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People v. Wilson





APPEAL from the Circuit Court of Warren County; the Hon. STEPHEN G. EVANS, Judge, presiding.


Defendant Naomi Wilson was charged with a speeding violation on a highway in Warren County, Illinois, on May 14, 1979, when she was clocked traveling 66.18 miles per hour in a 55-mile-per-hour zone by two police officers engaged in air traffic patrol. Following a jury trial, defendant was found guilty and was fined $35.

According to the record before us, defendant's 1972 Chrysler Imperial automobile was timed by the two traffic officers from overhead as the automobile crossed a 660-foot long zone marked by 18 inch wide white lines at either end. One officer timed defendant at 6.74 seconds, and the other timed her at 6.80 seconds, with both of them using electronic digital stopwatches. The time clocked by the officers is the equivalent of a speed of 66.18 miles per hour. The officers in the airplane radioed to Officer Glenn R. Quigley on the ground that the next vehicle approaching him had been clocked at 66.18 miles per hour. They saw Quigley stop defendant and verified by radio that he had stopped the correct unit. Quigley issued defendant the traffic ticket which served as the complaint in her subsequent trial.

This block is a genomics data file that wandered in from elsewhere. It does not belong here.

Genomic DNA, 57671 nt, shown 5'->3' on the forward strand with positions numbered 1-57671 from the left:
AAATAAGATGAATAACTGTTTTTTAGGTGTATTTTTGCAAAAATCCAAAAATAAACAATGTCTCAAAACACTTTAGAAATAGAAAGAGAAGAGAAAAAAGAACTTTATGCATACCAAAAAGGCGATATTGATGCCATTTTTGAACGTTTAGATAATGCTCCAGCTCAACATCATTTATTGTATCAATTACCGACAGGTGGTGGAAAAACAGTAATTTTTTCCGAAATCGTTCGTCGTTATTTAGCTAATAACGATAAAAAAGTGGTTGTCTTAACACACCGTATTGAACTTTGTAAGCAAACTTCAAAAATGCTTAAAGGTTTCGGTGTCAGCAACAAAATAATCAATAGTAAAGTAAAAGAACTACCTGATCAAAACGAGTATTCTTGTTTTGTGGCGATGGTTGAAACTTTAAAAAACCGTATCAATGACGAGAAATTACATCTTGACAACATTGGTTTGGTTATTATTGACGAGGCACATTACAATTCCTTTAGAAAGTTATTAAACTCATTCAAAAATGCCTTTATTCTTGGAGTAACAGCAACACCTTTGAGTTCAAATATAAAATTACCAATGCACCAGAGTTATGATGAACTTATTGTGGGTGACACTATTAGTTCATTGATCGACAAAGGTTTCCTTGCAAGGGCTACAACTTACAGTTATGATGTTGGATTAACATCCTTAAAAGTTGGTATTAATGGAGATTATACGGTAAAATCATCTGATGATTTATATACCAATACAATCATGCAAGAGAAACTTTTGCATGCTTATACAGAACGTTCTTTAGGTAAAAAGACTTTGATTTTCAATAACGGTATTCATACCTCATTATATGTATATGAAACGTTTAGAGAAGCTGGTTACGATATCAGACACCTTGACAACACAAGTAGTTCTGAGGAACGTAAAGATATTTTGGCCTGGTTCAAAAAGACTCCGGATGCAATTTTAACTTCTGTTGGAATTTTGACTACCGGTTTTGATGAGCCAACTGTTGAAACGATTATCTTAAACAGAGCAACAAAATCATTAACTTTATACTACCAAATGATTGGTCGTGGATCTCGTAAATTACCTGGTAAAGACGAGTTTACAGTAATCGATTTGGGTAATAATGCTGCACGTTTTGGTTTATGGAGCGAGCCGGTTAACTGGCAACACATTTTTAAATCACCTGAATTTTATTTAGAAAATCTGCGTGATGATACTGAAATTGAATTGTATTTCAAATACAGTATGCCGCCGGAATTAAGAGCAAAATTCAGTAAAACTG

The two officers who had been in the airplane testified that the stopwatches they were using that day had been calibrated for accuracy on March 27, 1979, about six weeks before defendant's arrest, and again on May 25, 1979, about two weeks after the arrest. A certificate of calibration for each watch was introduced into evidence by stipulation. Defendant made a motion to strike the testimony of the two airborne officers on the ground that a proper foundation for the admission of the air speed check data had not been laid. The motion was denied.

After some testimony relating to weather conditions, defendant testified in her own behalf that she had not exceeded the 55-mile-per hour speed limit that day and that just before she was stopped, she had passed a large semi that was going only 35 miles per hour. During defendant's testimony the prosecutor made several objections to the narrative form of her testimony. The trial court sustained the objections and instructed defendant and her counsel to proceed using questions and answers.